The organisation embodied nearly all of the structural and systemic flaws of the traditional State sector - its functions were diverse and in some case unrelated (eg postal services and banking); some of its functions conflicted (eg telecommunications policy advice v telecommunications regulation v telecommunications operations v telecommunications marketing). Its postal and telecommunications operations were protected monopolies. Commercial policies and prices were determined by the Government on the basis of a wide range of social, economic and political considerations which tended to overwhelm commercial factors. Production systems were highly labour-intensive, with little in the way of incentives to improve efficiency or the quality of service to users. And ultimately, the Government was responsible for funding increasingly substantial capital development commitments - particularly in telecommunications, and bore all the risks associated with the Post Office's very diverse activities. In purely commercial terms, the Government received very little in return for its considerable investments in the New Zealand Post Office.
The decision was accordingly taken to separate the Post Office into its three main businesses - postal services, telecommunications and banking - and to set each of these up as State owned enterprises. Residual policy advice and regulatory functions were transferred to the appropriate core Public Service departments.
Telecom, inheritor of the telecommunications business, had a monopoly in the supply of all telephone connections (corporate and private), facsimile lines and provision of local calls and national and international toll calls. Subsequent deregulation of the telecommunications industry encouraged competition, prices to consumers have reduced in some areas, service standards have markedly improved (supply of a new telephone connection is down from six weeks to two days or less) and the range of services available has increased.
Telecom has since been completely privatised, and is partly owned by American companies Ameritech and Bell Atlantic. While there was criticism of a national asset being sold to overseas interests, those interests were limited to a 49.9% equity stake in Telecom, for which $4.25 billion was paid. Shares in the rest of Telecom were offered to the public in one of the biggest and best publicised floats in the history of the New Zealand sharemarket. The Crown has received substantial income from the private company, with the September 1995 half year financial statement listing $167.4 million tax paid.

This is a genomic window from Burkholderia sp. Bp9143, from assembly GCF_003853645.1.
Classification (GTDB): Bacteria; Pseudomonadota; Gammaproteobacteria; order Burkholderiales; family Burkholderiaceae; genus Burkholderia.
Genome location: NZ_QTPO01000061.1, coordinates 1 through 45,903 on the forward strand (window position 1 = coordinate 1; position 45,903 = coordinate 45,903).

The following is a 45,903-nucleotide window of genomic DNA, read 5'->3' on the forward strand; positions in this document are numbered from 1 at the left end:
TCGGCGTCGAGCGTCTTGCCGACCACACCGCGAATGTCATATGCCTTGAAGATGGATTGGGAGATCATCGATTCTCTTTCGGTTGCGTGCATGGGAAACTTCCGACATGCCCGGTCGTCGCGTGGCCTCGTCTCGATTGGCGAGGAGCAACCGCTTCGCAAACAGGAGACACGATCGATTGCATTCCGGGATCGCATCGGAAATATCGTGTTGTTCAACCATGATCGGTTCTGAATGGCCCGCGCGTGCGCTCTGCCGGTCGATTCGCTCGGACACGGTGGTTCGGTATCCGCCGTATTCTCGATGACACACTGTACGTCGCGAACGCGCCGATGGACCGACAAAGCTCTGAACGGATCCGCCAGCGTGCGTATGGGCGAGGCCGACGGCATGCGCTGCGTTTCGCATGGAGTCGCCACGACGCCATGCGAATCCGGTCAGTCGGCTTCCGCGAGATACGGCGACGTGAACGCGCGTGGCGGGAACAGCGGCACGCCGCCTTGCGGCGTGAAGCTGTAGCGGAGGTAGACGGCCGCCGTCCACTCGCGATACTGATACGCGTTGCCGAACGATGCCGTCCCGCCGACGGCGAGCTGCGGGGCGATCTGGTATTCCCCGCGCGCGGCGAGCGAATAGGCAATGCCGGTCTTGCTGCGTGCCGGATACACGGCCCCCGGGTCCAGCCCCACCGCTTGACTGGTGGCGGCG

New Zealand Post, the SOE retaining New Zealand's legal obligations in international mail delivery, has become a highly successful business organisation. Soon after corporatisation NZ Post reduced its staff numbers by 30% and closed 40% of retail outlets - despite some market resistance. A measure of its corporate success is the recent lowering of domestic letter charges from a standard 45¢ to 40¢. New Zealand Post's 1994 Annual Report declares 1993/94 tax paid at $33 million; the Government received $84 million in tax and dividends from the SOE.
The third branch of the old Post Office to be corporatised was Postbank. It too has subsequently been fully privatised and it is now owned by the ANZ Banking Group. Postbank also provides the Crown with revenue through taxation - a significant change from the past.
The redefinition of the State's role in business has been amongst the most successful, in economic and commercial terms, and the most controversial, in terms of its social and political impacts, of all of New Zealand's broad programme of reform since 1984.
There is no doubt that these policies have been very beneficial in economic terms. Where the Government was previously exposed to substantial and ever-expanding financial liabilities it now receives significant returns from its former businesses. In most cases competition has improved the quality of services very significantly.
Corporatisation, deregulation and privatisation have, however, also had very substantial social impacts. Thousands of jobs have been lost as the former State businesses have adjusted to the demands of competition. Communities that once depended on a single major industry - forestry, timber production, coal-mining, heavy construction (eg hydro-electricity development) - have been hard-hit. Rural communities in particular felt the losses of local Post Offices, which were often their main link to the wide range of services once provided by the Government.
As time has gone by new industries and opportunities have emerged to replace the former State businesses in many areas - or people have relocated to places where there are more or better opportunities. There have undoubtedly been some unfortunate effects - particularly through the enormous reduction in the supply of low-skilled and semi-skilled jobs, and consequently high levels of unemployment.
'Corporatisation' has done as much as anything to underline the need, in the modern world, for people to have productive skills and qualifications, and this has placed considerable pressures on an education and training system that has itself been undergoing radical reform. It has also placed very great pressures on those sectors of the community that have traditionally supplied low- and semi-skilled workers, and have accordingly placed only moderate value on the acquisition of skills and qualifications through the formal education system. The period of adjustment in these communities is likely to be quite long.